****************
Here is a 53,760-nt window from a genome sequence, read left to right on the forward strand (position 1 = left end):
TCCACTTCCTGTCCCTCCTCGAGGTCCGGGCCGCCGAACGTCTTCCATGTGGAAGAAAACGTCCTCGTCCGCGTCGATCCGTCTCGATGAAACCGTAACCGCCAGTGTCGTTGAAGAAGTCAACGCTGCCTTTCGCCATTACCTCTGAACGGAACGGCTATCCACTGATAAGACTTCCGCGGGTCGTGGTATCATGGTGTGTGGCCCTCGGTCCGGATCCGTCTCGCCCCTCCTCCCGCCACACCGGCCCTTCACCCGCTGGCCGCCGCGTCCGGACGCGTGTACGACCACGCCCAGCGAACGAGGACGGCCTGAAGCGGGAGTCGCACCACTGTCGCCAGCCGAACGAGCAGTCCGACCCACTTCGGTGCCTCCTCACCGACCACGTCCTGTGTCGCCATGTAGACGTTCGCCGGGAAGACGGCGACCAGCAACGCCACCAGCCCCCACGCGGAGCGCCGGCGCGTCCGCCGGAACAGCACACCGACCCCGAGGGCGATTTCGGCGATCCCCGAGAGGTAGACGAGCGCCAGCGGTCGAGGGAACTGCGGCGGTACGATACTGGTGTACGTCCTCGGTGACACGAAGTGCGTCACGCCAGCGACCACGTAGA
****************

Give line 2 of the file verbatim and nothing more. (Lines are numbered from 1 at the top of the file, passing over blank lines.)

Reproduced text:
TCCACTTCCTGTCCCTCCTCGAGGTCCGGGCCGCCGAACGTCTTCCATGTGGAAGAAAACGTCCTCGTCCGCGTCGATCCGTCTCGATGAAACCGTAACCGCCAGTGTCGTTGAAGAAGTCAACGCTGCCTTTCGCCATTACCTCTGAACGGAACGGCTATCCACTGATAAGACTTCCGCGGGTCGTGGTATCATGGTGTGTGGCCCTCGGTCCGGATCCGTCTCGCCCCTCCTCCCGCCACACCGGCCCTTCACCCGCTGGCCGCCGCGTCCGGACGCGTGTACGACCACGCCCAGCGAACGAGGACGGCCTGAAGCGGGAGTCGCACCACTGTCGCCAGCCGAACGAGCAGTCCGACCCACTTCGGTGCCTCCTCACCGACCACGTCCTGTGTCGCCATGTAGACGTTCGCCGGGAAGACGGCGACCAGCAACGCCACCAGCCCCCACGCGGAGCGCCGGCGCGTCCGCCGGAACAGCACACCGACCCCGAGGGCGATTTCGGCGATCCCCGAGAGGTAGACGAGCGCCAGCGGTCGAGGGAACTGCGGCGGTACGATACTGGTGTACGTCCTCGGTGACACGAAGTGCGTCACGCCAGCGACCACGTAGA